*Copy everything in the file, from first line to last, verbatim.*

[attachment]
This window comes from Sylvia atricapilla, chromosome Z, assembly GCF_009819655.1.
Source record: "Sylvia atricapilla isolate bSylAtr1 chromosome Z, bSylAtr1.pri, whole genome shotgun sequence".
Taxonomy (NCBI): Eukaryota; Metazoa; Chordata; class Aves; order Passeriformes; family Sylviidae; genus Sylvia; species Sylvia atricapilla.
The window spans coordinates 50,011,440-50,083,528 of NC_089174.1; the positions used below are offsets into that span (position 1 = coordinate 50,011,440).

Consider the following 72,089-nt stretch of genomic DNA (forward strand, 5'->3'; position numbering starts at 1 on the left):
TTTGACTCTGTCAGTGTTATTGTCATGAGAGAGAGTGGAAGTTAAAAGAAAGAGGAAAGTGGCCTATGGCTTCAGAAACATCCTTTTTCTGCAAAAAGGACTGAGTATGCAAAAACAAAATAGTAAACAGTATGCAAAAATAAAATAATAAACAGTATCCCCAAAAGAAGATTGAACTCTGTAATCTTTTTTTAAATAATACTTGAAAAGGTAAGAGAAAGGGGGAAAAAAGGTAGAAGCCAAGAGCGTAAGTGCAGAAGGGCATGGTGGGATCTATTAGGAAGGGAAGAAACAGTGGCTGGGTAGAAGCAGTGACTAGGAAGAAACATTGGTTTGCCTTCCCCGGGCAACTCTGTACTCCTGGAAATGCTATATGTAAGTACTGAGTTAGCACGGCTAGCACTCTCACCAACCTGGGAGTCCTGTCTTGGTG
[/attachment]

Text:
This window comes from Sylvia atricapilla, chromosome Z, assembly GCF_009819655.1.
Source record: "Sylvia atricapilla isolate bSylAtr1 chromosome Z, bSylAtr1.pri, whole genome shotgun sequence".
Taxonomy (NCBI): Eukaryota; Metazoa; Chordata; class Aves; order Passeriformes; family Sylviidae; genus Sylvia; species Sylvia atricapilla.
The window spans coordinates 50,011,440-50,083,528 of NC_089174.1; the positions used below are offsets into that span (position 1 = coordinate 50,011,440).

Consider the following 72,089-nt stretch of genomic DNA (forward strand, 5'->3'; position numbering starts at 1 on the left):
TTTGACTCTGTCAGTGTTATTGTCATGAGAGAGAGTGGAAGTTAAAAGAAAGAGGAAAGTGGCCTATGGCTTCAGAAACATCCTTTTTCTGCAAAAAGGACTGAGTATGCAAAAACAAAATAGTAAACAGTATGCAAAAATAAAATAATAAACAGTATCCCCAAAAGAAGATTGAACTCTGTAATCTTTTTTTAAATAATACTTGAAAAGGTAAGAGAAAGGGGGAAAAAAGGTAGAAGCCAAGAGCGTAAGTGCAGAAGGGCATGGTGGGATCTATTAGGAAGGGAAGAAACAGTGGCTGGGTAGAAGCAGTGACTAGGAAGAAACATTGGTTTGCCTTCCCCGGGCAACTCTGTACTCCTGGAAATGCTATATGTAAGTACTGAGTTAGCACGGCTAGCACTCTCACCAACCTGGGAGTCCTGTCTTGGTG